Produced to celebrate the 100-year anniversary of the iconic Foma brand: this is your chance to participate in a real moment of analogue history!
Inside the 1920s-inspired box you will find the wonderful Fomapan Creative 200 film that has stood the test of time: consistently delivering brilliant B&W images in 120 film format.
To understand more about the details above you can check out our film guide or if you want some inspiration then head over to our page on choosing your next film. And if you want the full details about the film, including technical information, read about Foma Classic over on EMULSIVE.
Foma traces its origins back to Prague in 1919. They have remained in the Czech Rupublic ever since, working throughout the past century on different films, papers and chemicals for use by medical schools and the military - as well as ordinary photographers in Eastern Europe. Their black and white films are the result of decades of expertise - you will not be disappointed!
For more information about the brand check out our bio of Foma
Sample shot (c) Paul Brooker
Where we ship
When you buy your camera film from us we can ship it across the UK, Europe, USA, New Zealand, Australia and Canada (more countries planned soon!) So buy your RETRO Foma Creative Film 120 B&W ISO 200 today and dive back into the fun of 120 film photography!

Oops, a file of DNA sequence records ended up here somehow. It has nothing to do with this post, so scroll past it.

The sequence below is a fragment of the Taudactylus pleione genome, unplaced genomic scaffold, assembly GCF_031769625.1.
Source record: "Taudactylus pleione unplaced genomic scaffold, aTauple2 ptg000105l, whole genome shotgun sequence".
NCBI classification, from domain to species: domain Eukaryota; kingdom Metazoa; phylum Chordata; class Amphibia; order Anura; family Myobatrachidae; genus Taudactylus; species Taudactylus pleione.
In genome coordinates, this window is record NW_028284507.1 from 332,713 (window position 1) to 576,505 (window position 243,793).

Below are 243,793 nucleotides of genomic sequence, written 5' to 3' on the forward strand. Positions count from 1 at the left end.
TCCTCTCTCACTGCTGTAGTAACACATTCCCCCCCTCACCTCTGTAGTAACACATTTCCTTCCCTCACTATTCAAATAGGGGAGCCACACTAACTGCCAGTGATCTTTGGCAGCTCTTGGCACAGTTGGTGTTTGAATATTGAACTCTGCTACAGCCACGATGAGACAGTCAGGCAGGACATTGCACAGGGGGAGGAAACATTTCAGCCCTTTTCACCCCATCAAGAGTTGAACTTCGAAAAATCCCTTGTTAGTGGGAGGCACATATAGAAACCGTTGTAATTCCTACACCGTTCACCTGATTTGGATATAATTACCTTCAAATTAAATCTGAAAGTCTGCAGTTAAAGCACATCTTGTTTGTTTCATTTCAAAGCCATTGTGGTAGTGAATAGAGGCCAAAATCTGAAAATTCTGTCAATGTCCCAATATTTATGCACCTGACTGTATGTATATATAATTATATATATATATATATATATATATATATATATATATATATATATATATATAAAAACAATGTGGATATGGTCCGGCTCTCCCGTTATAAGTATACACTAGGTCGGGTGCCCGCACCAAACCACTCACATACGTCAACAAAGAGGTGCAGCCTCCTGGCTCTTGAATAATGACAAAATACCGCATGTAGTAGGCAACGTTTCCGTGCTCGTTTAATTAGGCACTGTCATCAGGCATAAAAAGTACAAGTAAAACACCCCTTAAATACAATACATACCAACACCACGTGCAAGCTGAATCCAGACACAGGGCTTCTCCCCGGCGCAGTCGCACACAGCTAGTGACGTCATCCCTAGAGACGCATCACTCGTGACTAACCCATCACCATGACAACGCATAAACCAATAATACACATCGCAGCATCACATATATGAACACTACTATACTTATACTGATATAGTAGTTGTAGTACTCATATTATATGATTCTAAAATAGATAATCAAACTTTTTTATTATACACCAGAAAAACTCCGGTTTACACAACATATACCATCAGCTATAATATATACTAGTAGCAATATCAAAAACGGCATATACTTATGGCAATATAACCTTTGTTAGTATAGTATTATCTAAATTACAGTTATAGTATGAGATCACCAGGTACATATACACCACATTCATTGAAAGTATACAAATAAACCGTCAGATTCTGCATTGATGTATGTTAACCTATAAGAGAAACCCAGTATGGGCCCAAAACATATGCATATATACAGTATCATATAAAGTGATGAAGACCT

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Good beginner film
I used this film to just get some ideas on my photo series I was creating on ADHD, after a first attempt the pictures were already perfect. overjoyed by the whole experience with the film in the studio and another great purchase from analogue wonderland. below are a few of the images.
This was my first roll of 120 film that I experimented with. The results turned out gorgeous (and a little blurry) and I love them. So excited to try even more
Really fantastic & reliable film - I used in the light and in shade in a sunny day and the photographs came out great. I’m an absolute novice. Photos were taken on a 1920s box brownie.
I have had some good results from this emulsion on 35mm so I bought some in 120 to try out an Ensign Selfix 645 camera I was given. The results showed sharpness and good contrast and tones. They also showed artifacts which I thought was dust on the negs. Then I realised that dust shows as white when scanned and these little marks were black, meaning small eliptical spots where the negative was blank. I checked the film path in the old camera but everything was spotless. Subsequent research led me to other photographers experiencing the same phenomenon, with some mentioning a known about problem with a certain batch of 120 film. I probably won't use this film again, but mainly because it curls like a spring, making scanning a pain.